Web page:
Senators Urge CNH to Boost Pay, Benefits as Talks Resume Amid Strike

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Updated Jun 15, 2022
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CNH Industrial and the United Auto Workers union members on strike at plants in Burlington, Iowa, and Racine, Wisconsin, are returning to the bargaining table this week in Madison, Wisconsin.

Talks are resuming after UAW increased pay for striking workers last week to $400 per week and days after a group of U.S. senators, led by Bernie Sanders, D-Vt., sent a letter to CNH urging the company to negotiate a fair and just contract.

The letter to the construction and agriculture equipment manufacturer’s CEO, Scott Wine, was also signed by former presidential candidate Elizabeth Warren, D-Mass., Tammy Baldwin, D-Wis., Sherrod Brown, D-Ohio, and Richard Blumenthal, D-Conn.

Sanders, who has been working with and supportive of union issues across the country, is scheduled to visit both Iowa and Wisconsin on Friday to host town hall meetings with the striking workers. 

The strike began May 2, two days after the union's contract with CNH expired. Through the strike, the UAW workers are looking for increased wages, more flexibility on time off and reduced overtime. 

Within days of the strike, CNH hired a temporary workforce to continue operating the plants. However, according to UAW officials, it appears the workforce had been assembled prior to the contract deadline in anticipation of a strike based on the company’s position at the bargaining table.

Now in its seventh week, it appears both sides are entrenched in their positions, with the UAW firmly supporting its workers via strike pay and health insurance, after the company removed health benefits for the union members on strike.

The last offer presented by CNH on May 19 was rejected by UAW with no vote being taken because the offer fell far short of the members’ bargaining agenda. 

Based on discussions with union members, the senators said in their letter that the May19 proposal offered the lowest-paid workers an average annual raise of $1.33 per hour, which ends up being a pay cut based on the $6,400 health insurance deductible also included in the offer.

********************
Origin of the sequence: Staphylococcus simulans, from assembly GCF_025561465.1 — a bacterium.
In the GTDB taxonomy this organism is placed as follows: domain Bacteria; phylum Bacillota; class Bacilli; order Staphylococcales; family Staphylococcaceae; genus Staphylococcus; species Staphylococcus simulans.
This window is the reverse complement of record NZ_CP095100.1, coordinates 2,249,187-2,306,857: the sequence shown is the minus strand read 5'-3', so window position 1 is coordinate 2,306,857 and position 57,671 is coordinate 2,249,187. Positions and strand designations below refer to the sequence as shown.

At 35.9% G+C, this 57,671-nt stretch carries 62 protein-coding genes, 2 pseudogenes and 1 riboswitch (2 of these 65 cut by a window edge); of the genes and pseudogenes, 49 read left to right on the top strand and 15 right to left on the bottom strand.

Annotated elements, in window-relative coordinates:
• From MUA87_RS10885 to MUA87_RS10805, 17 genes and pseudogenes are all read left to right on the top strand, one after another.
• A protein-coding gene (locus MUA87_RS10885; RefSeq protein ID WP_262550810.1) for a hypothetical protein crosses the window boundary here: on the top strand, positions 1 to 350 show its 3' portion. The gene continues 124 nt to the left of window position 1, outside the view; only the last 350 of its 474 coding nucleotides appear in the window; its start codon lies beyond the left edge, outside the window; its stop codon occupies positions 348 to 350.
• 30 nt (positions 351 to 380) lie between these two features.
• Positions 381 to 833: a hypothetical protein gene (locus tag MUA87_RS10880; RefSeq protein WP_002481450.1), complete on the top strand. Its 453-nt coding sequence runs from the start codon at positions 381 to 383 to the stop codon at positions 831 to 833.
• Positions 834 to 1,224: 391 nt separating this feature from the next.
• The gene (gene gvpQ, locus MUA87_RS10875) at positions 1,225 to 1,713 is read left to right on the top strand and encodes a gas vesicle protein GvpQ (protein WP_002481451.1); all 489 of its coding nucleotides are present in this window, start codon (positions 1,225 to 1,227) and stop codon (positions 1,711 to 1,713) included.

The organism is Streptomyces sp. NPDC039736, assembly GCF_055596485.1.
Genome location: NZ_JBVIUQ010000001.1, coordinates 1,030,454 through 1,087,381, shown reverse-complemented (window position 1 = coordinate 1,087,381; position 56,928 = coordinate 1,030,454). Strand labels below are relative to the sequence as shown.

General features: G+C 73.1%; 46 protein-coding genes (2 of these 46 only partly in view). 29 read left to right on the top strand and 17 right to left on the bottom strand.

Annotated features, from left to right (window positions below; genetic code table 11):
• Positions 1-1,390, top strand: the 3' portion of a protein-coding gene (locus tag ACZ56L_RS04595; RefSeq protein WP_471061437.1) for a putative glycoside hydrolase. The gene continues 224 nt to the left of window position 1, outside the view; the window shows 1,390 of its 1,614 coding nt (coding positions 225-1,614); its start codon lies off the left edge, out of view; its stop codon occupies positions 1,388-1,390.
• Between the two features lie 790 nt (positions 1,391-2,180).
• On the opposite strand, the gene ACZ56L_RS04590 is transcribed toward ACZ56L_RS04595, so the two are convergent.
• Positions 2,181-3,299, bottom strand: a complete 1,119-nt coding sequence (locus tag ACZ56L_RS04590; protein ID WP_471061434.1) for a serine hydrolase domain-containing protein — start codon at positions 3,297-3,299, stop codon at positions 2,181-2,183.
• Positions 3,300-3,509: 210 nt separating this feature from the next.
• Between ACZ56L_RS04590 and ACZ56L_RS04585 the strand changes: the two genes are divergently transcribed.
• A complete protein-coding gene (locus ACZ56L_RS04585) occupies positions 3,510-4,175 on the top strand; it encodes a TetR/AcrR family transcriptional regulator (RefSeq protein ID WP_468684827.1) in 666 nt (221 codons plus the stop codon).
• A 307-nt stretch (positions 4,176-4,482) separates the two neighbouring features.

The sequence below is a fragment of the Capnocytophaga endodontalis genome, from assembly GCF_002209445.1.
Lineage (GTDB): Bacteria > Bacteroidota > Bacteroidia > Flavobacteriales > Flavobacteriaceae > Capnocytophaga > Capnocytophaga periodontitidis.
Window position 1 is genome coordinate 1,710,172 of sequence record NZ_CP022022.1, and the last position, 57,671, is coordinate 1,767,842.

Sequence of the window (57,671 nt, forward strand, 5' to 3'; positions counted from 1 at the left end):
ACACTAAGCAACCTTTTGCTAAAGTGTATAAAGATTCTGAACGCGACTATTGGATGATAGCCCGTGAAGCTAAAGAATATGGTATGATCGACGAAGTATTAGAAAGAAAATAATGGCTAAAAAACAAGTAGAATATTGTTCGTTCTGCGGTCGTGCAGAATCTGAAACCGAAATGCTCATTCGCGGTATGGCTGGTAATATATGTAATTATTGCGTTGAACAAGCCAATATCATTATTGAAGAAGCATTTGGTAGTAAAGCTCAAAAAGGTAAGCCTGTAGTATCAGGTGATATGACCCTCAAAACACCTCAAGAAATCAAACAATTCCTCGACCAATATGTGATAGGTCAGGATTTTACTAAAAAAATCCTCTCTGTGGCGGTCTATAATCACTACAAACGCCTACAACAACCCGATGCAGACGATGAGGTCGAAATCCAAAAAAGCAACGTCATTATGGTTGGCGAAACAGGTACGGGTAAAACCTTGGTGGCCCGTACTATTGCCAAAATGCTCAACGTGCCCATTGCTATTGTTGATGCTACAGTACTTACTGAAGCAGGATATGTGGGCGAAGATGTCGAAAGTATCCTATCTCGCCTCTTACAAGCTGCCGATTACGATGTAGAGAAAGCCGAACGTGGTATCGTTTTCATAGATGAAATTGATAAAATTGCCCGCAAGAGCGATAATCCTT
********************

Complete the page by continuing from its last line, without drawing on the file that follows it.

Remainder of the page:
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“CNH is not a poor company. It is not going broke. Last year, CNH made over $1.7 billion in profits,” the senators wrote. “If CNH can afford to provide you with a $9.2 million signing bonus and nearly $22 million in total compensation for one year of work – nearly 8,000 times the raise you are offering some workers – it can afford to pay all its workers better wages and better benefits. If CNH can afford to spend over $100 million on stock buybacks over a six-month period to enrich its wealthy shareholders, it can afford to treat all its workers with the dignity and the respect that they deserve.”

The senators note that the UAW members are regularly working 12-hour days, 60-hour weeks, including up to 17 hours of forced overtime. In addition, they told Wine that it was unacceptable for CNH to cut the contract from three years to six and gut job security provisions and increase the “union busting efforts” of bringing in replacement workers and taking away health care benefits.

CNH has not responded to requests for comment on the senators’ letter or status of the bargaining process.

CNH has called on the UAW to present its previous rejected offer to the membership for a vote and said it was a comprehensive offer that addressed all of the union's issues. It added that the offer was a significant financial boost from its previous offer May 1.